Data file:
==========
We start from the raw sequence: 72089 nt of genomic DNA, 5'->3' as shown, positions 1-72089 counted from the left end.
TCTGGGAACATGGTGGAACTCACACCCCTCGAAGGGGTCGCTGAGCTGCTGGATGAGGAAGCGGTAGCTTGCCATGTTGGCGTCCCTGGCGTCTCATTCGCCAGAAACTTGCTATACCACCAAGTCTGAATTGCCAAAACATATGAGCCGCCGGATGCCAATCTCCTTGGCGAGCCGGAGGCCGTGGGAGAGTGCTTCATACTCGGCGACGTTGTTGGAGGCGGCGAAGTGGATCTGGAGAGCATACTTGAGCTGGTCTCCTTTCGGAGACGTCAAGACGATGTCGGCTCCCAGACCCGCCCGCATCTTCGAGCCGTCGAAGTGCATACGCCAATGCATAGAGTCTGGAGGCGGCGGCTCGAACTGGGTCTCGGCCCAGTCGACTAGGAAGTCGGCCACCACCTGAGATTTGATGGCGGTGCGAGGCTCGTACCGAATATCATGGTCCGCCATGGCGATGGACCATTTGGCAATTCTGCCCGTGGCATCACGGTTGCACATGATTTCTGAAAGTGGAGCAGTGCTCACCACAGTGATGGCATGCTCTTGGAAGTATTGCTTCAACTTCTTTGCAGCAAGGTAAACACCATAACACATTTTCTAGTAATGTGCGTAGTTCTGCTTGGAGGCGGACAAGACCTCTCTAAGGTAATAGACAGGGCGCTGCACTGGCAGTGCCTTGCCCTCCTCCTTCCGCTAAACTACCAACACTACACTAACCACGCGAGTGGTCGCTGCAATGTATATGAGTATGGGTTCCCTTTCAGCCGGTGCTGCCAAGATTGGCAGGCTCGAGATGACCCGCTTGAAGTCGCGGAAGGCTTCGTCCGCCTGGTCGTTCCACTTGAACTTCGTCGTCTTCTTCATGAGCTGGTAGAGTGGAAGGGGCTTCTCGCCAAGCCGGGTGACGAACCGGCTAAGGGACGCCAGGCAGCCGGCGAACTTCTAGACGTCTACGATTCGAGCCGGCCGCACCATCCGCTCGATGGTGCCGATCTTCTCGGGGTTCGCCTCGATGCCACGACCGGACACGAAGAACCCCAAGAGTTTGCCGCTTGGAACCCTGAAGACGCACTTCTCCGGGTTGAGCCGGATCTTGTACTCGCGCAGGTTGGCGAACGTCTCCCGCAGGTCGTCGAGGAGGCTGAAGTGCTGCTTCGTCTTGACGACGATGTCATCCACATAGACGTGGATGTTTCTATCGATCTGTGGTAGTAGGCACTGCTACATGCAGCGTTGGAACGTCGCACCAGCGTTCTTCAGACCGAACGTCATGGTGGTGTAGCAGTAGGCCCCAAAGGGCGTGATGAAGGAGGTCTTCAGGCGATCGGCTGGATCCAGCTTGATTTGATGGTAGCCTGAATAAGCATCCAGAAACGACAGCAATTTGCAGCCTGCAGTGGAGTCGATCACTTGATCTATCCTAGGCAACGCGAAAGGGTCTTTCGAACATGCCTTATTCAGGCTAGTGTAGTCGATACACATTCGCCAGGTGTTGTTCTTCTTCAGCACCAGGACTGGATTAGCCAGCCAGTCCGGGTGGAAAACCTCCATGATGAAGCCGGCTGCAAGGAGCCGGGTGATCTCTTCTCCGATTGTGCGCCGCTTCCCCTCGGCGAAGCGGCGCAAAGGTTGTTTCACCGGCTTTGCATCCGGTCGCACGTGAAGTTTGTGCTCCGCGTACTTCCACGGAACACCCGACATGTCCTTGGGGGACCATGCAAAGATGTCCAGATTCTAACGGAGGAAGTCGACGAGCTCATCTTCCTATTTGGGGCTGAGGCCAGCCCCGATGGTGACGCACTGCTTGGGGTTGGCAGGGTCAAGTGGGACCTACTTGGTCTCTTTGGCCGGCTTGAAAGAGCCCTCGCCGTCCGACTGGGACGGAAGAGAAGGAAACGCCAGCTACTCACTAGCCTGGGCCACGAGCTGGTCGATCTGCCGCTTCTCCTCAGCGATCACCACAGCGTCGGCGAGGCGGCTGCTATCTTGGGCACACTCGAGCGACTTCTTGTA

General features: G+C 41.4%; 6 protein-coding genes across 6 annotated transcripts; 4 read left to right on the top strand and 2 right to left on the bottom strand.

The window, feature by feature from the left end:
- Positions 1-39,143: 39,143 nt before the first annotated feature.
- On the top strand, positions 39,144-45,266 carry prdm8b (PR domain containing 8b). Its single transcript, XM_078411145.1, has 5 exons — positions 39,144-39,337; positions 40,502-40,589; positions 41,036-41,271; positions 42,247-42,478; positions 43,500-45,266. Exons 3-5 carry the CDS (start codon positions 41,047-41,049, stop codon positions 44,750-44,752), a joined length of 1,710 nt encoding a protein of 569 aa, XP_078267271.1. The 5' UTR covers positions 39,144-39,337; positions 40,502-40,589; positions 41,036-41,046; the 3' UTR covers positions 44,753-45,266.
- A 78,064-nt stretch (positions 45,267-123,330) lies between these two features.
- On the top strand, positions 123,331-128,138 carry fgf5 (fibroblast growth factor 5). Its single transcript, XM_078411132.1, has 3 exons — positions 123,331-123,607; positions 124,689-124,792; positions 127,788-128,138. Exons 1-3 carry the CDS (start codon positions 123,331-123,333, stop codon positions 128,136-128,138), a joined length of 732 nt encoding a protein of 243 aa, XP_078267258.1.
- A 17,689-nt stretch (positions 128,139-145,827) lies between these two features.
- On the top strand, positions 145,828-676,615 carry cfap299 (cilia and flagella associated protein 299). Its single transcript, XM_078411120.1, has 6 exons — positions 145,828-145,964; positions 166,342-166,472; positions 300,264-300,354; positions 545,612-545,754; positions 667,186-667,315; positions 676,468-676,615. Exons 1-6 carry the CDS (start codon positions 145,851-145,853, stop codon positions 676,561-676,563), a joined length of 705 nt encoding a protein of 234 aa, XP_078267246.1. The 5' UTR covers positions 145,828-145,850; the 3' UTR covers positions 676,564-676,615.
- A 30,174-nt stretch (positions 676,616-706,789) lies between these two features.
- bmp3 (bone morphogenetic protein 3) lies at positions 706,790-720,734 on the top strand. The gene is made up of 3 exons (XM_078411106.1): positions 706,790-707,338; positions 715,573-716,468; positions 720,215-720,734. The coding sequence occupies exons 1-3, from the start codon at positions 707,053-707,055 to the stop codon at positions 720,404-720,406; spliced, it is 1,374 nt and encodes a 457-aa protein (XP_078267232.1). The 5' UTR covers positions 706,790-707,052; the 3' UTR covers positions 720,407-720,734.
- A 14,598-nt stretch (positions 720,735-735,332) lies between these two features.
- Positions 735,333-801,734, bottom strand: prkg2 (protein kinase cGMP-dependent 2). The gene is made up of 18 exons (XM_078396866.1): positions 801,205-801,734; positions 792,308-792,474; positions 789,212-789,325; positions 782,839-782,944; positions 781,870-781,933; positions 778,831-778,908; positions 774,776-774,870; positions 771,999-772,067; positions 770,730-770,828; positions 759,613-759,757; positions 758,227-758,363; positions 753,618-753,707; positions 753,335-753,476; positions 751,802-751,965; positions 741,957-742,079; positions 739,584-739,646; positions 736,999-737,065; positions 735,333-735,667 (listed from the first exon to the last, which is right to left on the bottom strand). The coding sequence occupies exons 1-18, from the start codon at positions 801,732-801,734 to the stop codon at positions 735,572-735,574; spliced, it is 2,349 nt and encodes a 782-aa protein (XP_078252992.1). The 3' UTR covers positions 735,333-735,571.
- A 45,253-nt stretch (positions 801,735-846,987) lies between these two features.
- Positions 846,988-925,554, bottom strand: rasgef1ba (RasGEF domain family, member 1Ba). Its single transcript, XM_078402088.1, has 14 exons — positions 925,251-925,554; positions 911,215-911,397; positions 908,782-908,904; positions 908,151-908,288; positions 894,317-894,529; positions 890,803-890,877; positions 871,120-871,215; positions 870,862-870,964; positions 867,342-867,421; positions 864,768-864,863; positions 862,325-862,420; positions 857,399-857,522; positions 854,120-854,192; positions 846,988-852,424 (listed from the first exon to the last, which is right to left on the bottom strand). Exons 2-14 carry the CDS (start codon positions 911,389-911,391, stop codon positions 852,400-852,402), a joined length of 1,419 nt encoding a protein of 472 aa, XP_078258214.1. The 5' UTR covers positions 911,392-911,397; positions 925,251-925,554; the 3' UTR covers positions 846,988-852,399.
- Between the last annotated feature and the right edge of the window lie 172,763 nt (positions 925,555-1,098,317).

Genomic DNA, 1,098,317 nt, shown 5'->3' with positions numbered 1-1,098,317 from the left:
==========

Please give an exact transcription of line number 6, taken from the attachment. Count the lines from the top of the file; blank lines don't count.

- On the top strand, positions 39,144-45,266 carry prdm8b (PR domain containing 8b). Its single transcript, XM_078411145.1, has 5 exons — positions 39,144-39,337; positions 40,502-40,589; positions 41,036-41,271; positions 42,247-42,478; positions 43,500-45,266. Exons 3-5 carry the CDS (start codon positions 41,047-41,049, stop codon positions 44,750-44,752), a joined length of 1,710 nt encoding a protein of 569 aa, XP_078267271.1. The 5' UTR covers positions 39,144-39,337; positions 40,502-40,589; positions 41,036-41,046; the 3' UTR covers positions 44,753-45,266.